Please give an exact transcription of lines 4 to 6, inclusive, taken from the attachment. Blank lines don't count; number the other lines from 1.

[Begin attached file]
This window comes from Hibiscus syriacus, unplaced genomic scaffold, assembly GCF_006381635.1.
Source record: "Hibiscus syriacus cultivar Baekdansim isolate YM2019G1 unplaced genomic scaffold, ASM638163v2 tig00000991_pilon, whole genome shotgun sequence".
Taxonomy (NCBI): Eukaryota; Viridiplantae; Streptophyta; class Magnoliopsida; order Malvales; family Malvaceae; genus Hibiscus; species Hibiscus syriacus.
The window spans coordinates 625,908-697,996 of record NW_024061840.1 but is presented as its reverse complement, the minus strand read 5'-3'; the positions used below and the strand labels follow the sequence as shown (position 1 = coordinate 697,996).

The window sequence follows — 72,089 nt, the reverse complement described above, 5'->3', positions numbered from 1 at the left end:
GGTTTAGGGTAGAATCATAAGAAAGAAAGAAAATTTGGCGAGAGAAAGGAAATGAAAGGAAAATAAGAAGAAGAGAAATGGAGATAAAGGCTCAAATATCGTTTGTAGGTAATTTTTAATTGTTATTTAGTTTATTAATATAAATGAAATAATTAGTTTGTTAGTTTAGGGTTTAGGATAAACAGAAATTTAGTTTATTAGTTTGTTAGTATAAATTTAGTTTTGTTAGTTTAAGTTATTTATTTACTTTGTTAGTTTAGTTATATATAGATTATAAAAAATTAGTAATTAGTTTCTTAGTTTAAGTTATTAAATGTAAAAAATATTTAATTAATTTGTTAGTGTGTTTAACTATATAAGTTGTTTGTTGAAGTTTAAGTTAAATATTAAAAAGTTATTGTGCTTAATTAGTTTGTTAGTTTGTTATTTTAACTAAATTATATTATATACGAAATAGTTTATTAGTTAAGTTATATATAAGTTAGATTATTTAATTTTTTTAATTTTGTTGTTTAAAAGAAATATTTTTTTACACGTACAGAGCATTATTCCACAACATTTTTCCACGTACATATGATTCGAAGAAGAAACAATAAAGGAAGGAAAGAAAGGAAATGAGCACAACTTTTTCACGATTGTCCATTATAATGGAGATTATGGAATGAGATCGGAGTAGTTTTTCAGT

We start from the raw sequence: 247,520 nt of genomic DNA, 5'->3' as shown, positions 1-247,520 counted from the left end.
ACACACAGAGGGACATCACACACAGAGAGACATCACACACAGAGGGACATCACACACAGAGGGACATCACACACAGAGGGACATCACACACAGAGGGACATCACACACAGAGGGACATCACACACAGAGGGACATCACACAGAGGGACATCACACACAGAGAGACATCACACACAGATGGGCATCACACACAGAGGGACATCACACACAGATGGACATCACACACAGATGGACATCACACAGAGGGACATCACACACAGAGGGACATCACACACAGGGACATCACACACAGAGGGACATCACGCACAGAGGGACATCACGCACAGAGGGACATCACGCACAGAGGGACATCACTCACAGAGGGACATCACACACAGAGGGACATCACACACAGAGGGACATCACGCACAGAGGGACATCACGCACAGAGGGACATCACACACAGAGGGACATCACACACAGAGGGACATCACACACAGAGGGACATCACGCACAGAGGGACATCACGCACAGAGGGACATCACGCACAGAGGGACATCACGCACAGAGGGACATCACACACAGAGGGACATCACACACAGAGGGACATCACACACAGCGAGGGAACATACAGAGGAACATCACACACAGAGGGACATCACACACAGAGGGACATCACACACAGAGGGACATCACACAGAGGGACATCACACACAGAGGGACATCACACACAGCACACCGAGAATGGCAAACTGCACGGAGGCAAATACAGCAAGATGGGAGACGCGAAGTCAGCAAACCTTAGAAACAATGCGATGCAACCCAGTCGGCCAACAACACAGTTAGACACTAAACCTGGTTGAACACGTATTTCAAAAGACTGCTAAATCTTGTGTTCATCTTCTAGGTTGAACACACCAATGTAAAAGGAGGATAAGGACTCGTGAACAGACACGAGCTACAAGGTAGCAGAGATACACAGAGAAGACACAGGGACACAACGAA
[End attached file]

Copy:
The window spans coordinates 625,908-697,996 of record NW_024061840.1 but is presented as its reverse complement, the minus strand read 5'-3'; the positions used below and the strand labels follow the sequence as shown (position 1 = coordinate 697,996).

The window sequence follows — 72,089 nt, the reverse complement described above, 5'->3', positions numbered from 1 at the left end:
GGTTTAGGGTAGAATCATAAGAAAGAAAGAAAATTTGGCGAGAGAAAGGAAATGAAAGGAAAATAAGAAGAAGAGAAATGGAGATAAAGGCTCAAATATCGTTTGTAGGTAATTTTTAATTGTTATTTAGTTTATTAATATAAATGAAATAATTAGTTTGTTAGTTTAGGGTTTAGGATAAACAGAAATTTAGTTTATTAGTTTGTTAGTATAAATTTAGTTTTGTTAGTTTAAGTTATTTATTTACTTTGTTAGTTTAGTTATATATAGATTATAAAAAATTAGTAATTAGTTTCTTAGTTTAAGTTATTAAATGTAAAAAATATTTAATTAATTTGTTAGTGTGTTTAACTATATAAGTTGTTTGTTGAAGTTTAAGTTAAATATTAAAAAGTTATTGTGCTTAATTAGTTTGTTAGTTTGTTATTTTAACTAAATTATATTATATACGAAATAGTTTATTAGTTAAGTTATATATAAGTTAGATTATTTAATTTTTTTAATTTTGTTGTTTAAAAGAAATATTTTTTTACACGTACAGAGCATTATTCCACAACATTTTTCCACGTACATATGATTCGAAGAAGAAACAATAAAGGAAGGAAAGAAAGGAAATGAGCACAACTTTTTCACGATTGTCCATTATAATGGAGATTATGGAATGAGATCGGAGTAGTTTTTCAGT